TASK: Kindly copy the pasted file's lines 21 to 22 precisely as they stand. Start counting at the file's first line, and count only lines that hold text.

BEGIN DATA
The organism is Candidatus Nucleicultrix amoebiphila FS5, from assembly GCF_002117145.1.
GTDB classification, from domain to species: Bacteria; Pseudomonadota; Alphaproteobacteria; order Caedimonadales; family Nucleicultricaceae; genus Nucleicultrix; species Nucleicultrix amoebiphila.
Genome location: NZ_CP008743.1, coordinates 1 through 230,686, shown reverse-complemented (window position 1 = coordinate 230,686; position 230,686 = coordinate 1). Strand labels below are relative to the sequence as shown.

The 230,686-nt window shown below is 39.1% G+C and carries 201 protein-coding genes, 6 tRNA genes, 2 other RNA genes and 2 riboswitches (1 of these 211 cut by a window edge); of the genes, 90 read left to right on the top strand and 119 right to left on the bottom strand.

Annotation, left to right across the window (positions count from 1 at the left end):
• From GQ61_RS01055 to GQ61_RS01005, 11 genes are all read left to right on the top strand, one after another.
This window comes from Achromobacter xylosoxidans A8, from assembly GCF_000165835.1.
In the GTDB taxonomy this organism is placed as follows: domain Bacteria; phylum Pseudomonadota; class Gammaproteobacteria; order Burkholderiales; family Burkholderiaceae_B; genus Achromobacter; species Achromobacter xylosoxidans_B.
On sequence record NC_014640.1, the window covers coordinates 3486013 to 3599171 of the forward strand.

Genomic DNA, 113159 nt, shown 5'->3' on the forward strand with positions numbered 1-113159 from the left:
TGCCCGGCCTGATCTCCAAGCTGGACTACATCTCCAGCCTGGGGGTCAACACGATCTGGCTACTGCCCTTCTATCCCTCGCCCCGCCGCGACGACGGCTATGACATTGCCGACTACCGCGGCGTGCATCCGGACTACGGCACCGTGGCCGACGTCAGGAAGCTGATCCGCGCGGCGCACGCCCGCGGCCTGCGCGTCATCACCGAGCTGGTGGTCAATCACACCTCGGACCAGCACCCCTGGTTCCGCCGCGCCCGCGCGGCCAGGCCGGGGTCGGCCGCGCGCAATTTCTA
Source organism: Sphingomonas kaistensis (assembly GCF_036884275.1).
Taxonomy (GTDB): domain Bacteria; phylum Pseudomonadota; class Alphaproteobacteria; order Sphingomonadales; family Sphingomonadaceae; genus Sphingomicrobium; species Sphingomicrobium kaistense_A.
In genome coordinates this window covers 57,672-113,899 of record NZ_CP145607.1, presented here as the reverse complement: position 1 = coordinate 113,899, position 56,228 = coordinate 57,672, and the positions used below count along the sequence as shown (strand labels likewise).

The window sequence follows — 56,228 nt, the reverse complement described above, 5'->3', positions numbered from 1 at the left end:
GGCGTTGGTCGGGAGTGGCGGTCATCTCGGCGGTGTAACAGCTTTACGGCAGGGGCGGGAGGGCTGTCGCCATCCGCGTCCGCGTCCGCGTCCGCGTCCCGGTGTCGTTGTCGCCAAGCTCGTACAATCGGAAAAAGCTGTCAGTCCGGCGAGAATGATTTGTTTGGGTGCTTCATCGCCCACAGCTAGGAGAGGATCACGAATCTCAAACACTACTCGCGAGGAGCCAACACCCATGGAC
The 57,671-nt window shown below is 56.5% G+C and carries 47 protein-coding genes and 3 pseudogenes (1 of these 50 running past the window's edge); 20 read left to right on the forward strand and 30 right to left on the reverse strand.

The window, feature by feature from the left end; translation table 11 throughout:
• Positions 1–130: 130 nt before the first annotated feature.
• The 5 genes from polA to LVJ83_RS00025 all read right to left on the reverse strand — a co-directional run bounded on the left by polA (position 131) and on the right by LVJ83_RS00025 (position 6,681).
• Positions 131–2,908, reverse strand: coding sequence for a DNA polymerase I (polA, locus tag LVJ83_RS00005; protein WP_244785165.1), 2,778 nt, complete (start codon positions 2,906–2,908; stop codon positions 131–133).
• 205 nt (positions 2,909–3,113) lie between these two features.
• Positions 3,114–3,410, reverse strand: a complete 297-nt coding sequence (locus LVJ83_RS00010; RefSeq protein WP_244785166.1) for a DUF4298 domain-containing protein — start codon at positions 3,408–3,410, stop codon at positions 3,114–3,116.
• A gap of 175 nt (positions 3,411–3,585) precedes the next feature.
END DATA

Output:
• Positions 131–2,908, reverse strand: coding sequence for a DNA polymerase I (polA, locus tag LVJ83_RS00005; protein WP_244785165.1), 2,778 nt, complete (start codon positions 2,906–2,908; stop codon positions 131–133).
• 205 nt (positions 2,909–3,113) lie between these two features.